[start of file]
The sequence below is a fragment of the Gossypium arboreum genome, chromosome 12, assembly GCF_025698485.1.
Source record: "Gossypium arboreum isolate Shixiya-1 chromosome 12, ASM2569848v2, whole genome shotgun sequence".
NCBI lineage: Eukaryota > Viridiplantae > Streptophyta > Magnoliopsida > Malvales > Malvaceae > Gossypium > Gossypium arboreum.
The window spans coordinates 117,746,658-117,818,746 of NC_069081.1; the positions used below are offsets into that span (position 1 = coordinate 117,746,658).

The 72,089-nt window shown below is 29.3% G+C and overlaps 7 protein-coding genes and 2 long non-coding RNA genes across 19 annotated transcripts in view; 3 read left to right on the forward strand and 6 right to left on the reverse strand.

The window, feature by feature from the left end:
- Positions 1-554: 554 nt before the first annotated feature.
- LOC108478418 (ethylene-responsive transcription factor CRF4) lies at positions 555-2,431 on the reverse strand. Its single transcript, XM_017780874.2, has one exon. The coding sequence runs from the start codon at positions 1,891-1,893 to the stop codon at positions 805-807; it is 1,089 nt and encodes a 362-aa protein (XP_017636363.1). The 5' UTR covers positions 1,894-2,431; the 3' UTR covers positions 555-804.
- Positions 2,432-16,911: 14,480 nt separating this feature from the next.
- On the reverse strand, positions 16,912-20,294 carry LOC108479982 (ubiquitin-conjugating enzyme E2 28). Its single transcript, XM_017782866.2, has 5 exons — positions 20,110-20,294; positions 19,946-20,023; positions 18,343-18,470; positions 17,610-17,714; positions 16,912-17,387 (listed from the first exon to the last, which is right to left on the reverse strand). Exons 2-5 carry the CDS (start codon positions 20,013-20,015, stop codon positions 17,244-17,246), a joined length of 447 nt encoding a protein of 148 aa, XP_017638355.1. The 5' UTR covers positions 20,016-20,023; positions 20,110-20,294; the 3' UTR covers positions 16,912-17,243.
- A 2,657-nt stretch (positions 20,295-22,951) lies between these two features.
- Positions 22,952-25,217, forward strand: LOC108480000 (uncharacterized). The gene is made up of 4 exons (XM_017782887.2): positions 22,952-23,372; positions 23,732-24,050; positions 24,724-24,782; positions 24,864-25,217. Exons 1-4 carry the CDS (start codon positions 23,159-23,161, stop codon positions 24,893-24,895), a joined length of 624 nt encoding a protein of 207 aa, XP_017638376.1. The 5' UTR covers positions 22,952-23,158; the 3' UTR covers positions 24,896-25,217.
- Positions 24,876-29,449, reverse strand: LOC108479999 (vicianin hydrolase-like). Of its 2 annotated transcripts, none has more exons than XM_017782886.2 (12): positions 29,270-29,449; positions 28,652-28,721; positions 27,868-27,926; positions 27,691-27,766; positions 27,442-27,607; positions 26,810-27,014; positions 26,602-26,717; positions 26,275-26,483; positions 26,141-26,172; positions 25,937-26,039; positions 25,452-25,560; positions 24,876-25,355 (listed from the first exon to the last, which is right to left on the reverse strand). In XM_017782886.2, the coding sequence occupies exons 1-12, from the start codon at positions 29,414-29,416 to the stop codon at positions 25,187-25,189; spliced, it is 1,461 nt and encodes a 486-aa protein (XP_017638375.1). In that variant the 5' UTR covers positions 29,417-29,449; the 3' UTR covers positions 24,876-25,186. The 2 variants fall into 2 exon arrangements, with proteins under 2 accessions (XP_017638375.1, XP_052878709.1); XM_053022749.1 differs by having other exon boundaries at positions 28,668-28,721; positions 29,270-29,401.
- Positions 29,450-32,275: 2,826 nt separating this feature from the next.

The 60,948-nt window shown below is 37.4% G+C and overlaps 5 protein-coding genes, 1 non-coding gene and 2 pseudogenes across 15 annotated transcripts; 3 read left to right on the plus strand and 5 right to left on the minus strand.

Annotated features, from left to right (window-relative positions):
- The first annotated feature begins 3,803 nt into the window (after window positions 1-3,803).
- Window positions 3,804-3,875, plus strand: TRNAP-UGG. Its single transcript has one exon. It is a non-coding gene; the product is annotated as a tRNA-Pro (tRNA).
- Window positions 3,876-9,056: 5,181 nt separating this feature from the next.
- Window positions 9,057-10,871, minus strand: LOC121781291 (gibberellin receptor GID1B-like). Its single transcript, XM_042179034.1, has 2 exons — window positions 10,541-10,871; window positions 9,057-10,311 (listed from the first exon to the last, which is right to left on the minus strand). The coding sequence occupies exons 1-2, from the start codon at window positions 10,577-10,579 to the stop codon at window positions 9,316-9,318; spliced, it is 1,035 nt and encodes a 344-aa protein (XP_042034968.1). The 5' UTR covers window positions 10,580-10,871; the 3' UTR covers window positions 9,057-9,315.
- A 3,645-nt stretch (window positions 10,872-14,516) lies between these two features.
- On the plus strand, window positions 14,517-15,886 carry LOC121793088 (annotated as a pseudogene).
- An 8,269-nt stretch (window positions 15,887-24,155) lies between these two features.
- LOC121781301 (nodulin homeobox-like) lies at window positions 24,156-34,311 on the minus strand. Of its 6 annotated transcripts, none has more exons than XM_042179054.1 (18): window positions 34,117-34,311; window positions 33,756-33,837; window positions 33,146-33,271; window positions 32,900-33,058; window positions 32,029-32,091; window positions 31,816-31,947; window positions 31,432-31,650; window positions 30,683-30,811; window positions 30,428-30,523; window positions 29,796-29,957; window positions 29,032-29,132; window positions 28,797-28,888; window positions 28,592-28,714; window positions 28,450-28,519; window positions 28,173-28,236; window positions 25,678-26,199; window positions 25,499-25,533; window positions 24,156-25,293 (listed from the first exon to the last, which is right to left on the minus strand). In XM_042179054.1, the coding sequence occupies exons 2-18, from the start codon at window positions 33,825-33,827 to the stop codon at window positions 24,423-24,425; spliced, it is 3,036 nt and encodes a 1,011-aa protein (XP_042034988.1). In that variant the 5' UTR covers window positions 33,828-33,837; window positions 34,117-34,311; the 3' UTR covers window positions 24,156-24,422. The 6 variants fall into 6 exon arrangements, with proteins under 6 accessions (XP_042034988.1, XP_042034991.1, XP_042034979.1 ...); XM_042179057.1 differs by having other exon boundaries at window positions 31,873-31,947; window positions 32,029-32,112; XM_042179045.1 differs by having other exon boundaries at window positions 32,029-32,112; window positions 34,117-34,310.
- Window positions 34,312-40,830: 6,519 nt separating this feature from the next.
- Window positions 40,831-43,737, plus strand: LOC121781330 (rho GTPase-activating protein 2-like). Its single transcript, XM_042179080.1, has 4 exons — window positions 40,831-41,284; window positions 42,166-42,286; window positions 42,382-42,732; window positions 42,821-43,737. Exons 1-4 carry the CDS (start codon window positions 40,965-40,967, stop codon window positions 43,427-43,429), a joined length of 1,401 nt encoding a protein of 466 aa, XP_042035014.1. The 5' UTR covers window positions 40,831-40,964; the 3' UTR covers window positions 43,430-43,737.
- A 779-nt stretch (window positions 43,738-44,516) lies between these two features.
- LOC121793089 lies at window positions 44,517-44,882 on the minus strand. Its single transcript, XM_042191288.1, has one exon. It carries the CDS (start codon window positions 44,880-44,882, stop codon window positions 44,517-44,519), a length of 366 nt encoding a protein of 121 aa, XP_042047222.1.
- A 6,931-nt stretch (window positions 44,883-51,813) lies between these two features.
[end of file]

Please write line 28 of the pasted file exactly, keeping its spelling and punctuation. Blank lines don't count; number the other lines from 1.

- LOC121793089 lies at window positions 44,517-44,882 on the minus strand. Its single transcript, XM_042191288.1, has one exon. It carries the CDS (start codon window positions 44,880-44,882, stop codon window positions 44,517-44,519), a length of 366 nt encoding a protein of 121 aa, XP_042047222.1.